NetApp has had an interesting line of data protection products for a long time, including snapmirror, snapvault, snapmanager, and open systems snapvault. What they didn’t have was a centralized place to configure, manage, and report on all those things. That all changed with the release of Protection Manager several months ago. Click Read More to learn more.
Protection Manager (which I’ll call PM because my fingers are lazy) has been GA since May 2008 and now has over 500 customers, including some of NetApp’s largest customers. I finally had a chance to see a demo of it today and was pretty impressed.
PM uses Data Fabric Manager (DFM) that runs on a Windows, Linux, or Solaris server. You log in to the PM GUI that can run on your Windows or Linux workstation, and it talks to the DFM server for you.
PM first allows you to define Data Sets, which are groups of data that will be protected in a similar way, such as home directories or Oracle data. You can also define Resource Pools, which are groups of targets that can accept snapmirror and snapvault traffic, such as all your NearStor systems. You can then define policies that associate Data Sets to Resource Pools, and include when and how that data will be protected.
Instead of using product names (e.g. snapmirror), the policies use common sense terms like “backup” and “mirror.” You can have a policy that backs up (only), mirrors and backs up, backs up, then mirrors, etc. (There are 10 different policy types in the GA version, more coming in October’s release.) You can even define a “no protection” policy, which basically says “ignore this dataset.”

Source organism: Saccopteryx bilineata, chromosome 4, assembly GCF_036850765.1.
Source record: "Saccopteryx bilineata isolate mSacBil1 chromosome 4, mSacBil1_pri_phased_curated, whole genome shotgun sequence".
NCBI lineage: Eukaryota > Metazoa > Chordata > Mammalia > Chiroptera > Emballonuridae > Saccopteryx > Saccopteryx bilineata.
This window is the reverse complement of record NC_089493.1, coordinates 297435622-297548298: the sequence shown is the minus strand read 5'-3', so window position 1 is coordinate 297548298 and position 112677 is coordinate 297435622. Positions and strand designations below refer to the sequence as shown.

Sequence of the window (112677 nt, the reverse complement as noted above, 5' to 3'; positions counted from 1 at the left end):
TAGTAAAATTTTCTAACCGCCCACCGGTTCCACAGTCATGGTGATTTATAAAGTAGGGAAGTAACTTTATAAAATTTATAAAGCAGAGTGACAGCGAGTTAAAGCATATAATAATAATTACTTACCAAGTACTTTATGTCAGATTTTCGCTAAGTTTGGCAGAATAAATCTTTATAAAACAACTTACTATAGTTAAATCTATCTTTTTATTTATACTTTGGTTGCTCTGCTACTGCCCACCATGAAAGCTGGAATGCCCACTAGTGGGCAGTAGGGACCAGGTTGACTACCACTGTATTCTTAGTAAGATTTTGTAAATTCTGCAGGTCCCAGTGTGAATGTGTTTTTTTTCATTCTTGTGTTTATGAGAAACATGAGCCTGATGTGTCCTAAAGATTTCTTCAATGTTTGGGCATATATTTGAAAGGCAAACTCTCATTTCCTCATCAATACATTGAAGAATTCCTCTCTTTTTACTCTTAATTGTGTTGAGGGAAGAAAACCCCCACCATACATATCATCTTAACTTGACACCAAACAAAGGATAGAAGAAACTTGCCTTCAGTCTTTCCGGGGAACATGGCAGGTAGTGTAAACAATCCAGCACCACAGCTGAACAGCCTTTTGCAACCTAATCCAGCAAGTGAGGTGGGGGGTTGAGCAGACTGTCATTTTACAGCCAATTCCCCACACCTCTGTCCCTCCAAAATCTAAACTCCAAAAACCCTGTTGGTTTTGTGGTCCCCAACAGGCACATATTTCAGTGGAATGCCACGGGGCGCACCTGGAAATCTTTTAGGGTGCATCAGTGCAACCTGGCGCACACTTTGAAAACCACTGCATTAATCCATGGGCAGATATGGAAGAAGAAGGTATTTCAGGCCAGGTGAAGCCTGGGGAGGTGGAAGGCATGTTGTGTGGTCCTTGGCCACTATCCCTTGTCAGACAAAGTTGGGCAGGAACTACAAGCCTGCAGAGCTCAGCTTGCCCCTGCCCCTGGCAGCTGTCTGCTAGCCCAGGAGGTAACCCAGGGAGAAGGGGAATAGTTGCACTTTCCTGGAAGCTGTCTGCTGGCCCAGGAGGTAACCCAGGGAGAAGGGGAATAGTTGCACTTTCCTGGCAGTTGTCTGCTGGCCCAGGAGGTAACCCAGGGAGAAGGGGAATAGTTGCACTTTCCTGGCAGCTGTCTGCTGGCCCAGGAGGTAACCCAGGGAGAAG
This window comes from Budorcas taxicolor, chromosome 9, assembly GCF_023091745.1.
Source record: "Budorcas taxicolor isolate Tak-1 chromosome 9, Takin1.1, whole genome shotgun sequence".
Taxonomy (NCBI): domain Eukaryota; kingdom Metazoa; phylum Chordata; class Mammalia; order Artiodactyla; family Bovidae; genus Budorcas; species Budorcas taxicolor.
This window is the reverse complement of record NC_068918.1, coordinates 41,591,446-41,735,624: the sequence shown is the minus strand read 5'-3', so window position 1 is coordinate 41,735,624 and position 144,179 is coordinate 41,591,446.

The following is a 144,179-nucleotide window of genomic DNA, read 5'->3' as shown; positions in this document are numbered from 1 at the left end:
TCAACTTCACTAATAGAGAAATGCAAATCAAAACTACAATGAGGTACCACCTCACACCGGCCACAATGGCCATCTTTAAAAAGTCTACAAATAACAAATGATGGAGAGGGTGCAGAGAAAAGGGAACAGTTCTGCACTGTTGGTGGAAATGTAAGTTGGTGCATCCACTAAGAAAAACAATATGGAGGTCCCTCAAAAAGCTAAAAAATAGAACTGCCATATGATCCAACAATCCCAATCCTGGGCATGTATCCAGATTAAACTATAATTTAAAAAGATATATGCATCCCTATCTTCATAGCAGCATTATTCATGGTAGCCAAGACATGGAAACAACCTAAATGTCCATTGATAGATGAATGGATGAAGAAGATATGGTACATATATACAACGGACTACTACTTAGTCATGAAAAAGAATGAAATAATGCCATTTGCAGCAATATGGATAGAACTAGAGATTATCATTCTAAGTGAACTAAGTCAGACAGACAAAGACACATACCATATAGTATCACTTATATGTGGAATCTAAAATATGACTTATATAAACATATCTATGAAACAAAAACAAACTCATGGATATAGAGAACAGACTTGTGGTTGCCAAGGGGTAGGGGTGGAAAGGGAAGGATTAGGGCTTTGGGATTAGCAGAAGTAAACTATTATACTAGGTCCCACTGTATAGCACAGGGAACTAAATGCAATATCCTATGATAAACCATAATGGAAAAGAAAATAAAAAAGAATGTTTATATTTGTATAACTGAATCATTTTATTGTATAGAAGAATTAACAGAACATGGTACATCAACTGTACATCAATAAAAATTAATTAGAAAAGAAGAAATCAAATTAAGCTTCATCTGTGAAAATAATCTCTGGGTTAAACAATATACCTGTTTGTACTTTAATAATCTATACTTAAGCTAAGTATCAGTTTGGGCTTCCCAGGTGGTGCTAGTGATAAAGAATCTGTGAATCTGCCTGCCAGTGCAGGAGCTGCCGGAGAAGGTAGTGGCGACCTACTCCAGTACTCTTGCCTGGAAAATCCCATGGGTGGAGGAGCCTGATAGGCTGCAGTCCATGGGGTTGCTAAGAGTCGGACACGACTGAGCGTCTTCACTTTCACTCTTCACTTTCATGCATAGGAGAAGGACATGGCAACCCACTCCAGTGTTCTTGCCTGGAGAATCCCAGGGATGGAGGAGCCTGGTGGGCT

Once you’ve defined the data sets, resource pools, and polices, then policy manager does all the work for you. It automatically creates the snapvault/snapmirror relationships and schedules, assigning each data set to an appropriate resource. It even tries to take into account load balancing, so you it’s spreading out the backup load. You can then click on Preview to have it do a dry-run of what the backup is supposed to do when it runs. The dry run makes sure that all the appropriate passwords are in place and that the resources are available and have sufficient space to do the job.
Once you’ve done all that (which is about 1000% easier than it used to be, when we had to set up all those snapmirror/snapvault relationships and schedules on our own), you can then report on the success and failure of all your PM jobs from the dashboard. If there are any volumes, qtrees, or OSSV systems that PM knows about, and that you haven’t told it to ignore using the “no protection” policy, it will list them in the “unprotected” tab. Pretty nice.
The most recent version of PM (limited release now, due to be GA in October) has added support for DR policies, adding the common sense “DR” term to some of the policies. (The difference between a DR and a non-DR policy in NetApp’s eyes is whether or not you can fail over to it. For example, a snapvault destination is a backup, not a DR system. Only snapmirror and qtree-snapmirror can make targets that you can failover to.) If you do need to failover, for testing or for real, you can manage and report on the failover in PM. If you’re failing over for testing, you can even tell it to do a final update before failing over. Nice.
While there is some functionality for snapmanager (e.g. SnapManager for Exchange, Oracle, etc), the product still isn’t fully integrated with the snapmanager line, and they said they’re working on that. They’re on their third version in under a year, so it’s obvious that they’re working very hard to bring new functionality to the product, so I’m sure we’ll see something soon.
Things have come a long way since the first time I saw snapmirror so many years ago. Keep it up, NetApp.